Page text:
“We have not the intention of examining, incidentally, from the point of view of international right, whether a European intervention in the affairs of the United States could be legally justified. We consider that whatever may be the misfortunes of which North America is at present the theatre, the foreign powers have no right to impose their mediation upon the country. The war between the partisans who support the federal compact, and the secessionists who seek to destroy it, cruel as it is, does not trouble the internal security of any European nation; and if it injures certain of their commercial interests; if it moves the pity of civilization for its victims, it nevertheless does not compromise the existence or the safety of any people in the Old World. Europe would thus have no right in seeking to impose a mediation on the American belligerents. The powers would thus not only place the policy which they have adopted in one hemisphere in contradiction with that which they wish to practice in the other, but they would also lack prudence, (habilete;) for it is beyond doubt that a mediation which should be thrust uninvited upon America would so profoundly wound the susceptibilities of the population between whom it attempted to intervene, that there would be, perhaps, more cause to dread manifestations against European action, than there is now to deplore the actual struggle.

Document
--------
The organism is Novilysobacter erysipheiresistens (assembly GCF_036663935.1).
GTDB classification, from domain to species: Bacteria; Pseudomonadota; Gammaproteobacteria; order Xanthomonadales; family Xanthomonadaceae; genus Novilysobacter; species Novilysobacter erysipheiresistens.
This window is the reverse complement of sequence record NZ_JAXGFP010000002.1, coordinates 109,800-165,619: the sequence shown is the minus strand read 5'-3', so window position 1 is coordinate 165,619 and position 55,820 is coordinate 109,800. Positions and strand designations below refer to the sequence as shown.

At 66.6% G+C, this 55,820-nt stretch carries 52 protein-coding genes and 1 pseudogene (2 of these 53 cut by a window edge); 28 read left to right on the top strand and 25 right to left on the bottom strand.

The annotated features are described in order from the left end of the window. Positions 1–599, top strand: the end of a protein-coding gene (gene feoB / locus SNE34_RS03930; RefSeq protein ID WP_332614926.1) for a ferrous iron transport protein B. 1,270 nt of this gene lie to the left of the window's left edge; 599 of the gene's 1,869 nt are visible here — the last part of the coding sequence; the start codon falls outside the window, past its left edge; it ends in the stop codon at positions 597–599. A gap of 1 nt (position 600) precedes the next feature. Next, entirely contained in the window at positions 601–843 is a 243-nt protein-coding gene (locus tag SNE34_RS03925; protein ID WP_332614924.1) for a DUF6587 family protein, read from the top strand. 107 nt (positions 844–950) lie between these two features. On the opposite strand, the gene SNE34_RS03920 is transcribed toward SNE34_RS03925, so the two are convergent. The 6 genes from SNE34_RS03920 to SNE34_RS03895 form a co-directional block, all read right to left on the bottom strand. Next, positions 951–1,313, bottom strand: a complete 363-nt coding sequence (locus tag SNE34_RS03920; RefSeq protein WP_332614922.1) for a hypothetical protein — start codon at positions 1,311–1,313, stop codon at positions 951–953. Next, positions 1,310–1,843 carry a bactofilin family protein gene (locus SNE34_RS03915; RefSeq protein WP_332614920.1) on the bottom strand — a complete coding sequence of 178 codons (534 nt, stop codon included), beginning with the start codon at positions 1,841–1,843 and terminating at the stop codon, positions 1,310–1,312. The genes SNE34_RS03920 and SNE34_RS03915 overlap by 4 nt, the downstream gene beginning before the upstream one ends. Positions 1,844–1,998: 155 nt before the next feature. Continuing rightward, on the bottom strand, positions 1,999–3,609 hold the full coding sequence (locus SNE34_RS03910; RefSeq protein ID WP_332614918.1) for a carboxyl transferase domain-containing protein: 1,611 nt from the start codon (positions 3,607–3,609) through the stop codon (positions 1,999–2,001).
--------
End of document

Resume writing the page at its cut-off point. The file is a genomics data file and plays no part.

“For the sake of the good reputation, both for ability and for respect of rights, of the powers mentioned in the announcement of the Morning Post and La Patrie, we earnestly hope that their action towards the American belligerents will be prudent, wise, and reserved, such as that of the cabinet of St. Petersburg has been, (if we may be permitted to recall it,) since the commencement of the struggle. Such action would, moreover, become the more efficacious in proportion to its calmness, and to the difficulty which the parties concerned would have to find a pretext for seeing in it the evidence of a manifestation of mercantile interests, or the pride of the military power of European states.

“Intervention is one of the most delicate political acts which a power can ever be called upon to exercise. The reserve which Europe has thus far exhibited in regard to the great American question, allows us to hope that the honor and the advantages of a past course, so prudent and so loyal, will not be compromised by a movement in favor of those who so ardently plead their [Page 843] injured interests, but that an intelligent foresight of the results will dissuade from such a step. In order that the European powers may have some chance of rationally proving to the belligerent parties that reconciliation is the best solution, they must first prove that it is the love of peace, the fervor of sentiments of humanity and civilization, which alone inspires them, directing them to measures of sympathy, whence all ideas of supremacy are excluded, and which are made with a profound respect for the independence and the liberty of the States of the American Union.”

I have the honor to be, with the highest respect, your obedient servant,

BAYARD TAYLOR, Chargé d’Affaires,

Hon. William H. Seward, Secretary of State.